Comparing bimatoprost and travoprost in black Americans.Curr Med Res Opin. 2006 Nov; 22(11):2175-80.CM
To compare the intraocular pressure-lowering efficacy and safety of topical bimatoprost 0.03% with that of travoprost 0.004% for the treatment of black patients with open-angle glaucoma (OAG) and ocular hypertension (OHT).
RESEARCH DESIGN AND METHODS
Multicenter, prospective, randomized, investigator-masked trial of 94 black patients previously diagnosed with OAG or OHT. All patients completed washout of ocular hypotensive medications before study participation. Patients were assigned to either once-daily bimatoprost 0.03% or once-daily travoprost 0.004% for 3 months.
MAIN OUTCOME MEASURES
The primary outcome measures were mean intraocular pressure (IOP), mean change from baseline IOP, and percentage of patients who reached a target IOP reduction. Secondary measures included ophthalmologic examination and adverse events.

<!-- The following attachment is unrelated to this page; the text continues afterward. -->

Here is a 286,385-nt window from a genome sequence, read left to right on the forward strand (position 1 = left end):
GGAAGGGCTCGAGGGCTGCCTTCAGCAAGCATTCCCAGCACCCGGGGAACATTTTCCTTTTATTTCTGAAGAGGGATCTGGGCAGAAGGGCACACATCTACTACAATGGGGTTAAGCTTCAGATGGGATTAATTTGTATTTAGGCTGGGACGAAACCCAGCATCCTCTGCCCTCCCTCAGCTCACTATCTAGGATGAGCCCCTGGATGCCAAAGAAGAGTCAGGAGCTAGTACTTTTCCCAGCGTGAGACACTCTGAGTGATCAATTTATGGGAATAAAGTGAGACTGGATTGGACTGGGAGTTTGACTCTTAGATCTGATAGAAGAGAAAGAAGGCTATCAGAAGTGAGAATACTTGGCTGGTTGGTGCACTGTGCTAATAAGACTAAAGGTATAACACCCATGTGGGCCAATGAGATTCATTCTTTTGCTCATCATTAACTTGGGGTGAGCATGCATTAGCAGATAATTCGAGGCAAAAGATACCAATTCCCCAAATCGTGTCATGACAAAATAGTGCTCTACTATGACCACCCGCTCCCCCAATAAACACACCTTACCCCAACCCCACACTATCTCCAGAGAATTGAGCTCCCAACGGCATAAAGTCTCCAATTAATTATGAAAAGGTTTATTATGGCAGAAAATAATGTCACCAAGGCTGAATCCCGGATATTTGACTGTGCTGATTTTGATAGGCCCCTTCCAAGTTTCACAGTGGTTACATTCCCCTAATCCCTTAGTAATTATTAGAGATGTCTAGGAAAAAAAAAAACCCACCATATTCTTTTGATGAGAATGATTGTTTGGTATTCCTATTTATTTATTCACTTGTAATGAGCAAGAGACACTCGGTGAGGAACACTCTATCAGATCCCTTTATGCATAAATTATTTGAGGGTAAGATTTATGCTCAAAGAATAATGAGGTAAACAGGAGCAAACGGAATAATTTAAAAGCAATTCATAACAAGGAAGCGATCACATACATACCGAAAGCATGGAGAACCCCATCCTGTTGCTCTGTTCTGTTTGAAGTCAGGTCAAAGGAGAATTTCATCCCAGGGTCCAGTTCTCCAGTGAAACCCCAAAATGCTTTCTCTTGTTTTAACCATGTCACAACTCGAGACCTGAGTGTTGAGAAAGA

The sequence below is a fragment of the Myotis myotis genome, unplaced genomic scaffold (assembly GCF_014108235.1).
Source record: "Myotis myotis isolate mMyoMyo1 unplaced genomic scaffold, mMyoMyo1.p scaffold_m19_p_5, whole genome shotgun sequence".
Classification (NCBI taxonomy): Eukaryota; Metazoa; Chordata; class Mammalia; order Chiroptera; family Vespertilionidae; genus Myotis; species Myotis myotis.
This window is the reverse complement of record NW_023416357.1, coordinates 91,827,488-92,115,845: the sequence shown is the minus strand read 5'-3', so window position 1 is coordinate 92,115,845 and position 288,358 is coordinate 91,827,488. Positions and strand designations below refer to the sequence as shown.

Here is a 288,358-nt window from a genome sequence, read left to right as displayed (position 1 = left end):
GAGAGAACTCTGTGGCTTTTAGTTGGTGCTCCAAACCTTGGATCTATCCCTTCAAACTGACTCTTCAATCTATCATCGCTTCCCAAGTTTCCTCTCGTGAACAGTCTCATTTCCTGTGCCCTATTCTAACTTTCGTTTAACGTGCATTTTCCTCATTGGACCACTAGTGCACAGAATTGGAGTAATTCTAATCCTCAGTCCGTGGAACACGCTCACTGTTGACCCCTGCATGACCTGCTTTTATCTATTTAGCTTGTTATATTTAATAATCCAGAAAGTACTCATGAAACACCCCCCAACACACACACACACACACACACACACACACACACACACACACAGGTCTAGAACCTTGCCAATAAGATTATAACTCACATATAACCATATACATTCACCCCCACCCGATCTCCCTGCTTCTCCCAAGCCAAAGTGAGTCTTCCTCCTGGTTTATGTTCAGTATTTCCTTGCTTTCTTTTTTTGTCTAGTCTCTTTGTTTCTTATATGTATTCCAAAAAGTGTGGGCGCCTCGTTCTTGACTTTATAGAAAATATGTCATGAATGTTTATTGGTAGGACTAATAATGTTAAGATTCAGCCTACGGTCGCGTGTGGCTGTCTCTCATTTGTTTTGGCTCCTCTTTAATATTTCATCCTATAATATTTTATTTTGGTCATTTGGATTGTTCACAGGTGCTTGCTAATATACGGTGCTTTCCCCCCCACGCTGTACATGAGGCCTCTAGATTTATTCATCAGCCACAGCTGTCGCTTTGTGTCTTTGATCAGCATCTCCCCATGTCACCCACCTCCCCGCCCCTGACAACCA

Both bimatoprost and travoprost significantly lowered IOP at all study visits (p < 0.001). Bimatoprost provided mean IOP reductions from baseline that ranged from 6.8 mmHg to 7.8 mmHg (27% to 31%). Travoprost provided mean IOP reductions from baseline that ranged from 6.2 mmHg to 6.9 mmHg (25% to 28%). By month 3, 85% of participants in the bimatoprost group had a mean IOP reduction of at least 20%, compared with 68% of those in the travoprost group. Furthermore, 31.9% of those in the bimatoprost group had a mean IOP reduction of more than 40% at month 3 compared with 20.9% of those in the travoprost group. There were no significant differences in biomicroscopy, ophthalmoscopy, or visual acuity. Ocular redness was the most commonly reported adverse event in both treatment groups. No serious adverse events were reported.
Bimatoprost and travoprost each effectively lowered IOP in this population of black patients. More patients achieved clinically relevant IOP reductions with bimatoprost.